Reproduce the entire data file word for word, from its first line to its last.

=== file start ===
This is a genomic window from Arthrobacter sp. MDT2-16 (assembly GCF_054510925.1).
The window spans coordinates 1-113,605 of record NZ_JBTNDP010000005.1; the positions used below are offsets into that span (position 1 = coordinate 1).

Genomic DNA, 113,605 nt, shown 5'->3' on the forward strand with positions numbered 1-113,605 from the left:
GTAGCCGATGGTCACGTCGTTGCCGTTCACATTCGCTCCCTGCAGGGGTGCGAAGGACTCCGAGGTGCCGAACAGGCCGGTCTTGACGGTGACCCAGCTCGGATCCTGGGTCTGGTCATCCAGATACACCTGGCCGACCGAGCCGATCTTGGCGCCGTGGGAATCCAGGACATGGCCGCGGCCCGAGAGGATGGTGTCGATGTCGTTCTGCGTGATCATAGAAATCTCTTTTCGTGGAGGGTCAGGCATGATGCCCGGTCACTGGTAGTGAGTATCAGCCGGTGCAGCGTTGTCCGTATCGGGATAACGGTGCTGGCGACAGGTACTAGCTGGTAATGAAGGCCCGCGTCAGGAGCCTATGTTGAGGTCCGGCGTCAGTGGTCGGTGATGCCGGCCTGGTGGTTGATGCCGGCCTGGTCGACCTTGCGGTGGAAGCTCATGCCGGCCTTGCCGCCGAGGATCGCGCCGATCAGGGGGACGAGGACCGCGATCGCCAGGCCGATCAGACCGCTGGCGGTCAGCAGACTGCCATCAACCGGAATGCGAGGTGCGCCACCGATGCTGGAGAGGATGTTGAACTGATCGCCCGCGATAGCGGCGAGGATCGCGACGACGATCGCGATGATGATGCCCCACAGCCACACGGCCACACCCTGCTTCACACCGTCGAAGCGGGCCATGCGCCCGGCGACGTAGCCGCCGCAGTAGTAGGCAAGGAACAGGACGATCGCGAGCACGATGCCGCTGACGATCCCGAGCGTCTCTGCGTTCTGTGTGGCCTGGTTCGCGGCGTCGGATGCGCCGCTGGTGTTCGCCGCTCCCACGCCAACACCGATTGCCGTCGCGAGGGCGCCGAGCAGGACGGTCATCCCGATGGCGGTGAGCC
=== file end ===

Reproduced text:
This is a genomic window from Arthrobacter sp. MDT2-16 (assembly GCF_054510925.1).
The window spans coordinates 1-113,605 of record NZ_JBTNDP010000005.1; the positions used below are offsets into that span (position 1 = coordinate 1).

Genomic DNA, 113,605 nt, shown 5'->3' on the forward strand with positions numbered 1-113,605 from the left:
GTAGCCGATGGTCACGTCGTTGCCGTTCACATTCGCTCCCTGCAGGGGTGCGAAGGACTCCGAGGTGCCGAACAGGCCGGTCTTGACGGTGACCCAGCTCGGATCCTGGGTCTGGTCATCCAGATACACCTGGCCGACCGAGCCGATCTTGGCGCCGTGGGAATCCAGGACATGGCCGCGGCCCGAGAGGATGGTGTCGATGTCGTTCTGCGTGATCATAGAAATCTCTTTTCGTGGAGGGTCAGGCATGATGCCCGGTCACTGGTAGTGAGTATCAGCCGGTGCAGCGTTGTCCGTATCGGGATAACGGTGCTGGCGACAGGTACTAGCTGGTAATGAAGGCCCGCGTCAGGAGCCTATGTTGAGGTCCGGCGTCAGTGGTCGGTGATGCCGGCCTGGTGGTTGATGCCGGCCTGGTCGACCTTGCGGTGGAAGCTCATGCCGGCCTTGCCGCCGAGGATCGCGCCGATCAGGGGGACGAGGACCGCGATCGCCAGGCCGATCAGACCGCTGGCGGTCAGCAGACTGCCATCAACCGGAATGCGAGGTGCGCCACCGATGCTGGAGAGGATGTTGAACTGATCGCCCGCGATAGCGGCGAGGATCGCGACGACGATCGCGATGATGATGCCCCACAGCCACACGGCCACACCCTGCTTCACACCGTCGAAGCGGGCCATGCGCCCGGCGACGTAGCCGCCGCAGTAGTAGGCAAGGAACAGGACGATCGCGAGCACGATGCCGCTGACGATCCCGAGCGTCTCTGCGTTCTGTGTGGCCTGGTTCGCGGCGTCGGATGCGCCGCTGGTGTTCGCCGCTCCCACGCCAACACCGATTGCCGTCGCGAGGGCGCCGAGCAGGACGGTCATCCCGATGGCGGTGAGCC